At St. Mary, Mother of the Church Catholic parish in Garner, the sanctuary wall was lined with photos of faith formation students who recently made their First Communion, an essential step in the sacramental life of young Catholics. What stands out is how different this group has become in the past 10 years or so at St. Mary as well as at most of the other Catholic congregations in the Diocese of Raleigh.
In the recent past, almost all of the First Communicants were white children with names like Joseph and Mary. Today, there are lots of boys and girls named José and María. Some days when I drive along Garner Road to Raleigh I get stopped behind a Wake County school bus near a mobile home park where it takes several minutes for the bus full of joyful Latino kids to disembark and jump into the waiting arms of their young mothers.
The huge economic-driven migration of the last 25 years has changed the face of Catholicism in the U.S. – and the ethnic makeup of North Carolina. Millions of desperate Latinos have come to the U.S. in hopes of finding a better life, the same reason why most immigrants sailed here from Europe in the past centuries, including all four of my Irish grandparents.
Many immigrants have stayed and become citizens, but unlike previous newcomers, most Latinos have been unable to secure permanent residency or citizenship. That is not the case, however, for most of those young Latino children. Born in the United States, most of these youngsters are full-fledged U.S. citizens with parents who are often undocumented.
While things right now are not going so well for their parents and grandparents, the future is quite bright for these Latino youth. Yes, there’s a lot of uncertainty and fear in the present as Latino families are broken apart by heartless incarcerations and deportations, and many of the undocumented Latina women who attend St. Mary, and who have lived with us at the Catholic Worker house, are living in constant fear of being arrested and deported.
But last week, President Barack Obama wisely announced his administration would stop deporting most undocumented Latino children, many of whom were born in Latin America but raised in the U.S. However, it is the “legal” Latino youth, many of whom are already registering to vote, who will be the pioneers in the new North Carolina, one in which the Latino power base will continue to expand and achieve unprecedented influence.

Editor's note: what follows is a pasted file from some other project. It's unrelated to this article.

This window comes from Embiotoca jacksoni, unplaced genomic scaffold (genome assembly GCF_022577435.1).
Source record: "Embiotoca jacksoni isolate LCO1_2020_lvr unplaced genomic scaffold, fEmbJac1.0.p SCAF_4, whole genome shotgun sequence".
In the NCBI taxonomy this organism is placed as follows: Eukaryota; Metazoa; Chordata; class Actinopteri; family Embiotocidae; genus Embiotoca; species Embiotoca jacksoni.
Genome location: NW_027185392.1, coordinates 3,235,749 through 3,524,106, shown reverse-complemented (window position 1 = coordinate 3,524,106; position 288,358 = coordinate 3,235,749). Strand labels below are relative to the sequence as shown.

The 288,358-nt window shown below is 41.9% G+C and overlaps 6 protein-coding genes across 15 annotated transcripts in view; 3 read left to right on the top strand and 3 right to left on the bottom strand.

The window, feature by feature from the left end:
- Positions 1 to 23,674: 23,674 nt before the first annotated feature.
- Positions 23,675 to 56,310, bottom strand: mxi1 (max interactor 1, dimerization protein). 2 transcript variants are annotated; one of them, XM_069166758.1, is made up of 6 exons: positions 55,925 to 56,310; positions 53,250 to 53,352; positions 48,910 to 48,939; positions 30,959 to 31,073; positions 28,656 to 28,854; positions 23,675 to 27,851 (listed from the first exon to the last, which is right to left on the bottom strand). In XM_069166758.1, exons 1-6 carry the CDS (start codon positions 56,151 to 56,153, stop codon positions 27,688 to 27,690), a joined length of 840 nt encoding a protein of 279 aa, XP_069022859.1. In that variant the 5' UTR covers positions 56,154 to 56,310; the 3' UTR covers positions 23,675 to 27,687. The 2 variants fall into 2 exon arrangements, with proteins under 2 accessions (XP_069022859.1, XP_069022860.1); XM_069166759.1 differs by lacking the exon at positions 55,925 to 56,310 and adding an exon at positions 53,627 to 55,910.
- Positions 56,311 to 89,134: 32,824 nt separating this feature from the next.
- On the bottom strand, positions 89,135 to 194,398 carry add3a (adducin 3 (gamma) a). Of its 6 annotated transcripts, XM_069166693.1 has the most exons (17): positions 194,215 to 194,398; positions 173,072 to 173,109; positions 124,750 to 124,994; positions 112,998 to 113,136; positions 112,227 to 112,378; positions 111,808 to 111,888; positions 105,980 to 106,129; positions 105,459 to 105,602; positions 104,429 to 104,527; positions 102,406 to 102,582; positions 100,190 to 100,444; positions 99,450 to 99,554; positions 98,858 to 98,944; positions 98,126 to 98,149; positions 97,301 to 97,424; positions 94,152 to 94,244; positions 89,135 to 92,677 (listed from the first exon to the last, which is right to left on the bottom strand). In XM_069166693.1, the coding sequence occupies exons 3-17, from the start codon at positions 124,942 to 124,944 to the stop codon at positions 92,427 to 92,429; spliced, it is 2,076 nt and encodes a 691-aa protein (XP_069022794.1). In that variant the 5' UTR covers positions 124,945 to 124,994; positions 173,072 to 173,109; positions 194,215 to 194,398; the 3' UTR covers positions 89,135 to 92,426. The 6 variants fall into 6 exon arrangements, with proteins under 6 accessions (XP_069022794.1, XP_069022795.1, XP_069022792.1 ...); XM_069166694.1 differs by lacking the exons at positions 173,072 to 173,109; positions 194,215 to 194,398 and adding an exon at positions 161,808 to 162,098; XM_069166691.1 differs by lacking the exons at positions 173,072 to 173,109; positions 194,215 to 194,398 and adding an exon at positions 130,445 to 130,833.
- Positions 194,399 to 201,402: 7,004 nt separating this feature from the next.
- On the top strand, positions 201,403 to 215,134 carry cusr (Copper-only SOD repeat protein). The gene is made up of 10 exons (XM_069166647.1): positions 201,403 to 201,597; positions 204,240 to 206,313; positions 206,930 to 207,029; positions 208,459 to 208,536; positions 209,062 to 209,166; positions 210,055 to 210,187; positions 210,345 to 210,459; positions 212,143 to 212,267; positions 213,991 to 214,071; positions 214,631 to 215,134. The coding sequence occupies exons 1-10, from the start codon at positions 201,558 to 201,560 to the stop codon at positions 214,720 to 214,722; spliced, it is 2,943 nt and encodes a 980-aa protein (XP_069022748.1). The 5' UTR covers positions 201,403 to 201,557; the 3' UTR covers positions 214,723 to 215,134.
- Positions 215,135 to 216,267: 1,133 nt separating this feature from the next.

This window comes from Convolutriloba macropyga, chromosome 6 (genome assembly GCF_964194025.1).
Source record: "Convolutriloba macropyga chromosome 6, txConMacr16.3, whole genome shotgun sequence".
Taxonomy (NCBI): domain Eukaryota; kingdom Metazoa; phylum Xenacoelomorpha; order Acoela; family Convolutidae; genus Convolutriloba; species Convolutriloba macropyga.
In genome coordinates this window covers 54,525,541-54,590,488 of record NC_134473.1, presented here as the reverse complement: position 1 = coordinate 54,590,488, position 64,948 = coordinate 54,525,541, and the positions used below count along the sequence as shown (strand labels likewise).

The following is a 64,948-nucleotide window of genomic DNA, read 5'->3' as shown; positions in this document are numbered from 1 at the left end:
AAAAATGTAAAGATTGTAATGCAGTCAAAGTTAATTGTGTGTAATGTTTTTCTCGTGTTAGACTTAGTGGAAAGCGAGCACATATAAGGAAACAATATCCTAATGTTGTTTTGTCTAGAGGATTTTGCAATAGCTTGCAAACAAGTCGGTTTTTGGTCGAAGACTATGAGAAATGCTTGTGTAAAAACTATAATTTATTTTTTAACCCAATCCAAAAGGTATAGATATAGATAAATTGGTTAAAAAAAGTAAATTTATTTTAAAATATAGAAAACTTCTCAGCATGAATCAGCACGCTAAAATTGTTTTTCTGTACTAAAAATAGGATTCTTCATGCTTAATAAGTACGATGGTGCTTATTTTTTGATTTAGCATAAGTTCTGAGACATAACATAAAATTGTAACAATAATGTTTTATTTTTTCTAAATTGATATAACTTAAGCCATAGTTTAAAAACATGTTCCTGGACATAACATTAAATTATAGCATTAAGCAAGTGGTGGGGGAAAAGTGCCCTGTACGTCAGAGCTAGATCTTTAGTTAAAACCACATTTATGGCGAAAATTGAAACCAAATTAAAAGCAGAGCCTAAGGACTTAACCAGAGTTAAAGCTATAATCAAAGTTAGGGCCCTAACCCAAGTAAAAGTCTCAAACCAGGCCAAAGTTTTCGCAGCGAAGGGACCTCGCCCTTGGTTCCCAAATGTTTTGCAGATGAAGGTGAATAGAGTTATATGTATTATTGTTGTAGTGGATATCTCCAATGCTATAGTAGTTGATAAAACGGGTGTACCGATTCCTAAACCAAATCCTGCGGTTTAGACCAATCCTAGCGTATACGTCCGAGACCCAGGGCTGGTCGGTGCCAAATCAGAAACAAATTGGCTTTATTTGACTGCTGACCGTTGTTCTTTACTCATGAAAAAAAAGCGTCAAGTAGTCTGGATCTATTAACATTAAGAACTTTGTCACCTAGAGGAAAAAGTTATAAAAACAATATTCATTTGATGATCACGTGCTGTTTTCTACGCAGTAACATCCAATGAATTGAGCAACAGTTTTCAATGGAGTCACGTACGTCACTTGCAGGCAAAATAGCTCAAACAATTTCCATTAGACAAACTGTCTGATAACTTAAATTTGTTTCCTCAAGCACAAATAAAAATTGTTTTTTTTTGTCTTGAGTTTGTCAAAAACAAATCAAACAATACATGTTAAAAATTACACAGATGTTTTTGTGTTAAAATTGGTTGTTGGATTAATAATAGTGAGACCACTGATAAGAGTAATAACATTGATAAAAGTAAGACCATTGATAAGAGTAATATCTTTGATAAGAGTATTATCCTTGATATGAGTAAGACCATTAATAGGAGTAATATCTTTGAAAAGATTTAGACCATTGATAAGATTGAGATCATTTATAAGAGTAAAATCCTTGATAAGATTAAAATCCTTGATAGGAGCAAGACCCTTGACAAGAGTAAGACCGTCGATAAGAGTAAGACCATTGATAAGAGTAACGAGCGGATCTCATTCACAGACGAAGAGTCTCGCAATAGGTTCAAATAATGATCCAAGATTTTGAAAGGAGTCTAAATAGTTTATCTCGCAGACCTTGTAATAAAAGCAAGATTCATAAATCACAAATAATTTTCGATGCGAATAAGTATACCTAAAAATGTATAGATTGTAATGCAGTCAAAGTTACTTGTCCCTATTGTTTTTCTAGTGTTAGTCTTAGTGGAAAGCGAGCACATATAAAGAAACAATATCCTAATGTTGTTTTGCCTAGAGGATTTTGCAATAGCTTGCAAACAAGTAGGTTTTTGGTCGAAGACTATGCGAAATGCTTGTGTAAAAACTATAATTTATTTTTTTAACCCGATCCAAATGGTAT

Things will likely get worse for Latinos in the near future, but, there is also a bright light flickering at the end of this long tunnel of oppression and despair. Prejudice and hatred are not quickly forgotten, and the young Latino kids who attend St. Mary, and the scores of others attending Wake County schools, will join with their sisters and brothers throughout North Carolina and beyond to change things forever.
It won’t be long before today’s Latino youth become tomorrow’s leaders. Town halls, county commissions, state legislatures and Congress will soon include lots of elected Latinos who will never forget how their families were treated by the once-white majority.
Republicans, many whom strongly oppose Obama’s humane initiative, may find themselves losing permanently the support of Latino voters just as they have lost African-American support. If the Republican-controlled General Assembly continues to pass unjust laws against Latinos there will likely be a price to pay down the road..
As legislators contemplate their next moves, it would be wise to recall the words of the great champion of justice, the Rev. Martin Luther King, Jr.: “Let us realize the arc of the moral universe is long but it bends toward justice.” Don’t be caught again on the wrong side of history.
Patrick O’Neill is cofounder of Garner’s Fr. Charlie Mulholland Catholic Worker House.